Here is my education experience in my life time, and how I plan to use my education to better my life. Formal Education Experience My formal education began in Kindergarten when I started attending Wisconsin Hills Elementary/Middle School. At the time Wisconsin Hills was a K-8th grade school so I had to tough it out with all the big kids. After two years at Wisconsin Hills, the grade school moved out and took up residence in a newly renovated school named Swanson Elementary. This is the school I remember most when I think about the beginning of my academic career.
I decided to try because of my parents, sports, and most importantly my future. I knew that I was capable because of my past. Kindergarten through 7th grade I received straight A’s and was on the honor roll each year. What pushed me the most was my parents. I wasn’t able to do a lot of things that I wanted to do because of my grades.
I was told that when you become a junior that’s when everything starts to get harder and you have to buckle down meaning no time for friends and really no weekend because it was going to require a lot of work, but I was sure that if I got through middle school, 9th and 10th grade that it would be no different than any other grade level class that I had taken already and passed. I was receiving an assignment in all classes to complete during the summer. I started the work, but it was so boring that I never finished the work. As time went on, my grades affected me, so I had to get tutoring if I wanted to be able to play football in the upcoming season. As I spent more time trying to bring up my grade in one class, my grades began to suffer in my other classes.
Finally, another important thing I learned was that all my work needs to be turned in on time. I really don’t want to get backed up on school work. To begin, my fist year as freshmen in high school was a challenge during my first week or two. I was having trouble finding time to do my homework because every Tuesday and Thursday’s I had practice from 5 pm to 7 pm. At Lincoln, we had advisory every Tuesday and Thursday, which was very convenient for me.
Having severe speech problems as a child, combined with handwriting and spelling issues, I found myself keeping more to my own thoughts and never being able to express my thoughts on paper. At the time, I did not have the ability to sort through my constructive thoughts or even put them on paper. Fortunately after I began going to The Shelton School, a private school for children and teens with learning differences, it was made clear that I should be put into extensive reading and speech classes with the hopes of helping with my struggles. Even though the classes did help me out tremendously with my struggles of spelling and speech, my issues with being able to sort through my jumbled thoughts were never addressed. When I eventually transferred to public schools, the issues that everyone overlooked because they were not an obvious problem for me really came back to haunt me when I was assigned any sort of extensive writing assignment.
This first semester of my ninth grade year was absolutely horrible. I am not trying to blame my failures on how hard my classes are, or how mean of teachers I have; but instead, reflect upon what I did wrong. Let us start by saying that I did not plan this marking period out so well. I thought that I would fly below the radar, passing my classes without doing too much work or putting in too much effort. This was one of the worst decisions I have made to this very day.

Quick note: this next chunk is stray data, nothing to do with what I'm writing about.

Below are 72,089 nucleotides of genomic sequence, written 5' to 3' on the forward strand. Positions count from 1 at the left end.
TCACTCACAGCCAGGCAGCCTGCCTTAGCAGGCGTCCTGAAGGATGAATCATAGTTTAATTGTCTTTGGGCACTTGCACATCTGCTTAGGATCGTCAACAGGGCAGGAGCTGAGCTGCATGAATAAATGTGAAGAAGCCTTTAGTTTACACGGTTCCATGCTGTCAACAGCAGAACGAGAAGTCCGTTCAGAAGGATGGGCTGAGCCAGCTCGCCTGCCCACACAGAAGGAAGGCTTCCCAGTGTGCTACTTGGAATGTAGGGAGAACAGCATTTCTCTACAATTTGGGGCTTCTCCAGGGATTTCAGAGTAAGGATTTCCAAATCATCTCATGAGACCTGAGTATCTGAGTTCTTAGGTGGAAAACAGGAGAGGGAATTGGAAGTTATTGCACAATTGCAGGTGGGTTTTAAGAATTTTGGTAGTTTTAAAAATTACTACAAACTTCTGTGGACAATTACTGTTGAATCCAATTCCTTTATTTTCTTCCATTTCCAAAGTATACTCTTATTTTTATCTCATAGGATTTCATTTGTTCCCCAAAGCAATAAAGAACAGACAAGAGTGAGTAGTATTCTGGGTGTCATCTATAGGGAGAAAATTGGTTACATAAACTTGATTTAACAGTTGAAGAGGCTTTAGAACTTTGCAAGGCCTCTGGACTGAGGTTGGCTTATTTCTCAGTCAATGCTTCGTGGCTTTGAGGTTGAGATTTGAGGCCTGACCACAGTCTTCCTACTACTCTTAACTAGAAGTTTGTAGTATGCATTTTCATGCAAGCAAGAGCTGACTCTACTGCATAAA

I've been shy for as long as I can remember. In elementary school, I only spoke when I was asked to. I had a hard time making new friends because I rarely ever started conversations with the nice kids and I never stood up to the school bully. I signed up for afterschool activities which my parents told me were a great way to make new friends. But a kid shy as I was could fade into the background, unnoticed.
I really hate school. And by hate, I mean that I experience rageful, disgusting, negative emotions when I think about it. The institutions I have attended, from elementary school up through the community college I am currently attending, have failed me in every way possible. It's no secret that I'm smart, no genius mind you, but I'm certainly towards the upper end of the bell curve. I have been incredibly bored by school since day one.
High school is critical for teenagers, and should bridge the gap maturity between adolescents and adults. However, high schools today are serving more as confinement zones, where parents just leave their kids five days a week and assume development takes place. Through moderations to the grading policies and learning style, high schools will provide students with not only the education needed to succeed but also the attitude to want to continue learning. There is too much emphasis being placed on grades in American high schools. With our increasingly competitive society, students are pushed to make the best grades that they can in the toughest classes that they can take so that they’ll be considered at a prestigious university.
These values are easy to say but hard to live by and maintain. This essay will exemplify one of the seven values and how it has affected my life. When I was in my senior year of high school, I was given the responsibility to train, teach, and lead a renowned drill team. I had more people cheering for me to fail than to succeed, and I understood why because on the outside looking in, the only thing anyone could see was a quiet and meek baby faced female that could not be a day out of middle school. Despite the doubts I stood up and took my responsibilities, and was given a team of thirty two junior reserved officer training corps (JROTC) cadets ranging from 9th to 12th grade that were coming from all different walks of life.